For all the fear about the Internet's capacity to spread misinformation, the momentum of a digital hoax is easy to stop. Jeff Goldblum only needs to appear on CNN for 30 seconds to prove he did not, in fact, fall off a cliff and die. Eyewitness accounts and news footage can be used to ascertain whether or not Basra is overrun with man-eating badgers.

So how does one explain the persistent belief that is actually worth something? Even the folks at Guinness World Records--purported experts in the field of myth-busting--appear to have been taken in, announcing today's recent sale at auction was enough to secure the title of "most expensive Internet address domain name." This distinction says more about what isn't than what it--specifically, it's not Facebook, Twitter or any of the other websites that have earned valuations in the stratosphere for providing a service people want or need. It's a bargaining chip that can be bought at auction for $13 million.

Looking at the website's tortured history, its rarely been anything else. Behold, a timeline only a copyright lawyer could love:

1994 founder Gary Kremen registers the domain name. CNN Money's David Lawlor wrote in 2001 that Kremen acquired the domain name "free and without any official contract -- the way things were often done in the early days of the Web." Kremen failed to "develop a Web site to accompany the nomenclature immediately after registering it" and the domain name "sat empty" for nearly a year.

Control of the domain name is transferred to Stephen Michael Cohen, fresh out of prison after serving 42 months for bankruptcy fraud. Kremen filed suit to regain control of the site, in what The Guardian's Kieran McCarthy described as "a Trojan war for the digital age" complete "sordid affairs and spectacular break-ups, ruinous lawsuits, the theft of court documents, a nationwide manhunt, a gunfight, illegal offshore accounts, international stock scams, multimillion-dollar court judgements, a trashed mansion in one of the world's most exclusive neighbourhoods."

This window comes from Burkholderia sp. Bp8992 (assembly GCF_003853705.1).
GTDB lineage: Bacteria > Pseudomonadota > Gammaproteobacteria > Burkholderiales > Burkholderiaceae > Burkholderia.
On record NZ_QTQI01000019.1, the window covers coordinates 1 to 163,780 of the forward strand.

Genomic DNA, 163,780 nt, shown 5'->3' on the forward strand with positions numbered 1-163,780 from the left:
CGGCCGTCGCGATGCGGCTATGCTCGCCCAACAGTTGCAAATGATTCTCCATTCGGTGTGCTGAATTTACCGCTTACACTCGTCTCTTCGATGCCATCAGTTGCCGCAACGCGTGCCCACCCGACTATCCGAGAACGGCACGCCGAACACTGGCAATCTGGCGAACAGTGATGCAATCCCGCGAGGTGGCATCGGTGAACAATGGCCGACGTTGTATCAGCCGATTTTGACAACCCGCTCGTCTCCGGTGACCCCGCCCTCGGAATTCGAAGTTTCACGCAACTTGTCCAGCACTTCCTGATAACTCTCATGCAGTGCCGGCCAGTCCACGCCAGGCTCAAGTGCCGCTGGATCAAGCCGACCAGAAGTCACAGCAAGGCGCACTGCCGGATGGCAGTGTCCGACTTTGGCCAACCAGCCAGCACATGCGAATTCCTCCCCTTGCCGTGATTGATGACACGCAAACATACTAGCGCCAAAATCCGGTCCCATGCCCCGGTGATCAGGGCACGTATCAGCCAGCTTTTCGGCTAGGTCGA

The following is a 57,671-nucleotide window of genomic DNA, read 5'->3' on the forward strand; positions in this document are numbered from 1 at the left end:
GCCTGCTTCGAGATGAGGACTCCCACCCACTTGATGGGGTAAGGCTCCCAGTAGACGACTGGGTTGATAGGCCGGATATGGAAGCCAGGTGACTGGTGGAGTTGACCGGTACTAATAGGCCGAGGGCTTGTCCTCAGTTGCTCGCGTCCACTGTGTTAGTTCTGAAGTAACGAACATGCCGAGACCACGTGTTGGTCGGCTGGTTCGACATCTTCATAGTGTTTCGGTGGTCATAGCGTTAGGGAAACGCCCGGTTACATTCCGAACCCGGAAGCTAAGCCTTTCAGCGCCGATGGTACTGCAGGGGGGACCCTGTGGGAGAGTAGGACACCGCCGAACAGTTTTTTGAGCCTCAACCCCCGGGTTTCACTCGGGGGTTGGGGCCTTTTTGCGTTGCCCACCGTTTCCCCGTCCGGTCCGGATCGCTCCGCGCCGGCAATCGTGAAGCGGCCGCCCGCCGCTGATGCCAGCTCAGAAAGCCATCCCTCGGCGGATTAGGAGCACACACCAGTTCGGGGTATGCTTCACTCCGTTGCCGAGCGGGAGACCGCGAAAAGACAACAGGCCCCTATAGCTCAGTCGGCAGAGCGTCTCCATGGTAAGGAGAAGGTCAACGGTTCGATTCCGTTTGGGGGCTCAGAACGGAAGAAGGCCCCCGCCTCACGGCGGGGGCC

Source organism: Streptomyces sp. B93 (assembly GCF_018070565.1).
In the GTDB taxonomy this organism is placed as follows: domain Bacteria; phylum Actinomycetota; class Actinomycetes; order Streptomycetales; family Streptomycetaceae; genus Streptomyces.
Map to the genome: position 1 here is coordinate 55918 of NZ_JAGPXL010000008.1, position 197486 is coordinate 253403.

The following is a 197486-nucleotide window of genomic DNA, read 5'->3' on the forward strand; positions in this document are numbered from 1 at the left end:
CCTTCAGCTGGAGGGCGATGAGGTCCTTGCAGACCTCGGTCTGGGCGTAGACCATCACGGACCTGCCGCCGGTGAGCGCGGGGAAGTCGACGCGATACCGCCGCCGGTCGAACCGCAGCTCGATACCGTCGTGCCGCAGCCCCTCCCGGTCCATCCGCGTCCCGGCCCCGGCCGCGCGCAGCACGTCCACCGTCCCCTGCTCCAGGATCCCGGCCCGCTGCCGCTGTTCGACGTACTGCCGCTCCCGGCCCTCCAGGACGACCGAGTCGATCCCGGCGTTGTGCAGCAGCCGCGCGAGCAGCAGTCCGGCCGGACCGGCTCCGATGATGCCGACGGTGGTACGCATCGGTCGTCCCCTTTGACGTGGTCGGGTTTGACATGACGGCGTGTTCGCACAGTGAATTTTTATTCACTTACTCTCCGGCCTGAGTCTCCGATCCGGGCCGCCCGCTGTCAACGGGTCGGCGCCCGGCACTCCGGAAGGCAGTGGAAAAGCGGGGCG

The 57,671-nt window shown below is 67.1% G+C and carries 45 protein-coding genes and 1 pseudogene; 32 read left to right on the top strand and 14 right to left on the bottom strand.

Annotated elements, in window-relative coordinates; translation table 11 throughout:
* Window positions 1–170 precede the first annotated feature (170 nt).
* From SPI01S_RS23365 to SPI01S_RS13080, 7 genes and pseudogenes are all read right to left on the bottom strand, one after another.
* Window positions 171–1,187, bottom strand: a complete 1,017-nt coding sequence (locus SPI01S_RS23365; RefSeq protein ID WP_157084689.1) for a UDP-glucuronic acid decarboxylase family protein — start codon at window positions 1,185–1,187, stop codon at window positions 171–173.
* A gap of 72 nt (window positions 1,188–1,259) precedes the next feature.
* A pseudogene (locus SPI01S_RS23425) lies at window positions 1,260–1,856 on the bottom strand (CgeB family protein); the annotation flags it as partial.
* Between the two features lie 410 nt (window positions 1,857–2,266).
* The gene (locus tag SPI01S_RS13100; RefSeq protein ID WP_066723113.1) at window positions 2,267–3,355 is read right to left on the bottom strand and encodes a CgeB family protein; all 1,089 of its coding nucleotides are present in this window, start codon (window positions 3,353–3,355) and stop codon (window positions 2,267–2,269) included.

Kremen is awarded control of the domain name and $65 million in damages. Cohen flees to Mexico to avoid paying the judgment. All Kremen received for his years of legal wrangling, writes Wired's Chris O'Brien, was "a derelict house on the US-Mexico border" and a website "decaying beneath an enticing facade." While Cohen was able to use the domain name to generate "$500,000 a month selling banner ads to other online porn sites," but by this point the economics had changed. The Internet was "saturated with free porn on peer-to-peer networks like Kazaa" and's revenues "dropped by two-thirds."

Suing over the loss of proves more lucrative than running Kremen agrees to a settlement "rumored to be in the neighborhood of $20 million" with Verisign, the company that improperly sold the rights to the domain in 1994.

Escom LLC buys from Kremen for $14 million. The company strikes a deal with Playboy to serve as a portal for the magazine's digital content. The San Francisco Chronicle's Al Saracevic called the partnership a "perfect end to the Internet's first epic saga," but the partnership did little to help the magazine break into the world of digital porn. Digital ad revenues at the magazine dip 26 percent from 2008 to 2009.

Escom files for bankruptcy. The domain name is sold at auction to Clover Holdings for $13 million in November. Right now The Atlantic Wire pulls in more traffic, and we only launched in 2009 and covered purely Paul Krugman and Maureen Dowd for a year.